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More shark detection drumlines along NSW

AAP logoAAP 1/10/2016 Julia Carlisle

Less than a week after a NSW teenager was mauled by a great white shark while surfing off a Ballina beach, the state government says it will deploy extra 'smart' drumlines in the shark attack hot spot.

In a bid to keep swimmers safe, NSW and Primary Industries Minister Niall Blair said on Sunday up to 100 'smart' drumlines will placed along the NSW coastline with the focus on the northern beaches.

There are already 15 smart drumlines off NSW and another 85 will be rolled out as a direct response to last week's attack, Mr Blair said.

Teenager Cooper Allen was bitten last Monday by a great white shark while surfing off Lighthouse Beach.

Ballina mayor David Wright said despite the good weather conditions swimmers are still weary of the waters at Lighthouse beach even though drumlines were deployed the day after the attack.

"There are people everywhere except Lighthouse Beach," he told AAP on Sunday, while nearby Shelly Beach, Angels Beach and Seven Mile Beach were busy with swimmers.

Mr Wright said the drumlines were effective but need a DPI team each day to make it work.

Smart drumlines, which are baited hooks attached to buoys, work by sending alerts once a shark is hooked, with authorities then going out to tag the animal.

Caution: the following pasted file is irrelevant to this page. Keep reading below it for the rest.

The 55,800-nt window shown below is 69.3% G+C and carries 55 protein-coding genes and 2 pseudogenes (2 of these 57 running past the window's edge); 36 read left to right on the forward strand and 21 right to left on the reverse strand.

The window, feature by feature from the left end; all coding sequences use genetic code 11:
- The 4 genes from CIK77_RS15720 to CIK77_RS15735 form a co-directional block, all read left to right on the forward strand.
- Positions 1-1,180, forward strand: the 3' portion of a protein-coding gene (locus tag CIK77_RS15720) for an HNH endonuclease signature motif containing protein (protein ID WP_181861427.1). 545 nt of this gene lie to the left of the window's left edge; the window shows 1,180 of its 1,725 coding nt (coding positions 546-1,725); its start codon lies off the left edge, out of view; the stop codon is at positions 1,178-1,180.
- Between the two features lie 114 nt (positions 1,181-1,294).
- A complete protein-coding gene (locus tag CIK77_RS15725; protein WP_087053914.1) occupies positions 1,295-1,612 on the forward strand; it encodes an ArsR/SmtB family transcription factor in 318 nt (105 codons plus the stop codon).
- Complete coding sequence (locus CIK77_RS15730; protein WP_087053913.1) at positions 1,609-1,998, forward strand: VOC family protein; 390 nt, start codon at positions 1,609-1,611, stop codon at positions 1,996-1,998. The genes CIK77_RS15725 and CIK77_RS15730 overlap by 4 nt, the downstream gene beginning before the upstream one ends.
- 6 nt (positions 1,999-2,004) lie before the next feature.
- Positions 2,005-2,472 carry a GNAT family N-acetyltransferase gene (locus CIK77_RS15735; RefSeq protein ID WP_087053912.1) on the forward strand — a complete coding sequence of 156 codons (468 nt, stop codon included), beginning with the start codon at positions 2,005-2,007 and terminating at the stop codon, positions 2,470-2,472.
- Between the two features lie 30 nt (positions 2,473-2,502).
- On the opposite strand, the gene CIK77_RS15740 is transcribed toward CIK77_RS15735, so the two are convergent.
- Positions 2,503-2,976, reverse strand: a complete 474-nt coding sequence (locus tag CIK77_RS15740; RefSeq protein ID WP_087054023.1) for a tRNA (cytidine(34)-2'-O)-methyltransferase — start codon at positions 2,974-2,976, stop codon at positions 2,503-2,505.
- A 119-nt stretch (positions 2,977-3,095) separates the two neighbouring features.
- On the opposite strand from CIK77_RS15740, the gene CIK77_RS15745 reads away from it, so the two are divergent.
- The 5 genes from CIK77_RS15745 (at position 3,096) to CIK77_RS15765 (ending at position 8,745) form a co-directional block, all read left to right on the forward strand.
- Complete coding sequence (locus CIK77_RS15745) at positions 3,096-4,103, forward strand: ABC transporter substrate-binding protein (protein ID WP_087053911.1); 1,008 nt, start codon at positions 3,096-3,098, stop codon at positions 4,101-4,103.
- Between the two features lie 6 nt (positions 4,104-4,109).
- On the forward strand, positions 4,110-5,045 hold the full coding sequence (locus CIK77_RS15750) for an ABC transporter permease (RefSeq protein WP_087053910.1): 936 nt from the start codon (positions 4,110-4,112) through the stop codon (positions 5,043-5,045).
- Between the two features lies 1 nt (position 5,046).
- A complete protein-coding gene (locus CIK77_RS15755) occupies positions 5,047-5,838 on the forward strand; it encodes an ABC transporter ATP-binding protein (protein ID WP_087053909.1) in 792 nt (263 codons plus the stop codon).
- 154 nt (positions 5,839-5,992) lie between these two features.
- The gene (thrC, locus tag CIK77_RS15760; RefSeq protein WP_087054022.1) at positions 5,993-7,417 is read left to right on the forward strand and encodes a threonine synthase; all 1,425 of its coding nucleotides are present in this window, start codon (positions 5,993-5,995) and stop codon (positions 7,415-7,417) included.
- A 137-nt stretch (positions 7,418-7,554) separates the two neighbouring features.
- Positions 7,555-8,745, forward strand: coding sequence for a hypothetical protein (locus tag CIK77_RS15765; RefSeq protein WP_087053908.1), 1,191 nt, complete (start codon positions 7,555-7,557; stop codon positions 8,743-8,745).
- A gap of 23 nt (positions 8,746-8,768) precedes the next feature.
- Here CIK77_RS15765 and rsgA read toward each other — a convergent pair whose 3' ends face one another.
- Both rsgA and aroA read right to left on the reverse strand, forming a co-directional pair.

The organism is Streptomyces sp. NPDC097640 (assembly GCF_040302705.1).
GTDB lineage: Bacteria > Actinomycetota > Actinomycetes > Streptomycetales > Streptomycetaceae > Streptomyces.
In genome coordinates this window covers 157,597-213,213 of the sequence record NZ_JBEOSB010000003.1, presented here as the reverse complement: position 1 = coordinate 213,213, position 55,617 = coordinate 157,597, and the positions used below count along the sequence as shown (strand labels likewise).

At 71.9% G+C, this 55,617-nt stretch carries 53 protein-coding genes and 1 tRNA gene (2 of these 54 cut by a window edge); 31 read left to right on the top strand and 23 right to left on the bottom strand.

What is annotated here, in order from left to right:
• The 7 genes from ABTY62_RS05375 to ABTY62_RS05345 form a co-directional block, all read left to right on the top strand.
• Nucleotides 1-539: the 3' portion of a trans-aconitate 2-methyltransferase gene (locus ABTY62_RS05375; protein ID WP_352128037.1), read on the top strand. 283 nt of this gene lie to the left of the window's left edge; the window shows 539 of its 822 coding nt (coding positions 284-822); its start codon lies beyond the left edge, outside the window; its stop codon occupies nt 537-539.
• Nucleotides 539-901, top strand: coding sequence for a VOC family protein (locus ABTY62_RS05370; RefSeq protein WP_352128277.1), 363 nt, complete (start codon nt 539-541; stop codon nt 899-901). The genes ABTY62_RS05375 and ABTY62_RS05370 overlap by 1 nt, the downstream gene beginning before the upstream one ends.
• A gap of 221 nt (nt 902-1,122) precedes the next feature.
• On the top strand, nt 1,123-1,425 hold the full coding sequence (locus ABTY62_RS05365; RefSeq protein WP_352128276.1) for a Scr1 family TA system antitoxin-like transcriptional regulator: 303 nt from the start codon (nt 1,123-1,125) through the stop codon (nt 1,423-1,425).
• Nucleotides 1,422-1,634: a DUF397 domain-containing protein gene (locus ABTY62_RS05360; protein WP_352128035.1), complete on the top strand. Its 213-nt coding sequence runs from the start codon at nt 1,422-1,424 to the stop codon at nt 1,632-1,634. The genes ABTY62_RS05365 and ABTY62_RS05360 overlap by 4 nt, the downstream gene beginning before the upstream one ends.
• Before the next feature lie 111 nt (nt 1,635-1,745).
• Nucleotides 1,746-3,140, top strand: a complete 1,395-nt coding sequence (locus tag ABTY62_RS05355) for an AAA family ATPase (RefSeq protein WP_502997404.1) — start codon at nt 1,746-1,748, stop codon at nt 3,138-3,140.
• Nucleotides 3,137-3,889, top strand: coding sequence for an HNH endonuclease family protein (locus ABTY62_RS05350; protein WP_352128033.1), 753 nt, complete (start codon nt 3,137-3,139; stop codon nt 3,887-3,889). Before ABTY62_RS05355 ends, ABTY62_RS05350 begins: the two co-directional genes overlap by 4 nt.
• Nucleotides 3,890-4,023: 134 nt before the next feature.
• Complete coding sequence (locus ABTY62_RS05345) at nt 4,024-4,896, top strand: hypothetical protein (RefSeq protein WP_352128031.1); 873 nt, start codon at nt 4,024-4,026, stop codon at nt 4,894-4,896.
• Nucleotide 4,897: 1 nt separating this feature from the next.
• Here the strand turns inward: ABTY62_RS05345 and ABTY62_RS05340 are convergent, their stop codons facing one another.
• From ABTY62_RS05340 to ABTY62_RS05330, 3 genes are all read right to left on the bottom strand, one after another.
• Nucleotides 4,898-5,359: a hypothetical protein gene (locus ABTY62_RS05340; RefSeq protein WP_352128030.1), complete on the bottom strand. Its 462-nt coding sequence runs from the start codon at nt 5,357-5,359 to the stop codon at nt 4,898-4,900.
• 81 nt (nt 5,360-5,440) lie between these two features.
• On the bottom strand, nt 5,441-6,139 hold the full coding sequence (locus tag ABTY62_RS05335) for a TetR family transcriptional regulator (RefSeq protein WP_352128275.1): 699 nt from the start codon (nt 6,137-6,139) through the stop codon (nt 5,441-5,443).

"Six sharks have been caught in the past six days. A two-metre shark was tagged today.

"(Drumlines) are a good short-term measure along with the aerial surveillance," Mr Wright said.

While many surfers want nets, many locals don't want to see pods of dolphins or whales getting trapped in them, he said.

Mr Blair rejected claims on Sunday that drumlines were ineffective and said the government is looking at all options.

"We've had a great success rate with smart drumlines, we've been able to tag numerous sharks and relocate them, but we're leaving all options on the table," he told reporters in Sydney.

"The smart drumline rollout will be prioritised on the North Coast in response to strong community support for the technology."

The government's rollout of the extra drumlines is in addition to the $16 million package of measures revealed earlier this year to protect beachgoers.

The Baird government will seek permission from the Commonwealth to deploy the controversial shark management system.

Five of the 11 recent attacks in northern NSW have occurred at Ballina beaches, including the death of Japanese surfer Tadashi Nakahara last February.

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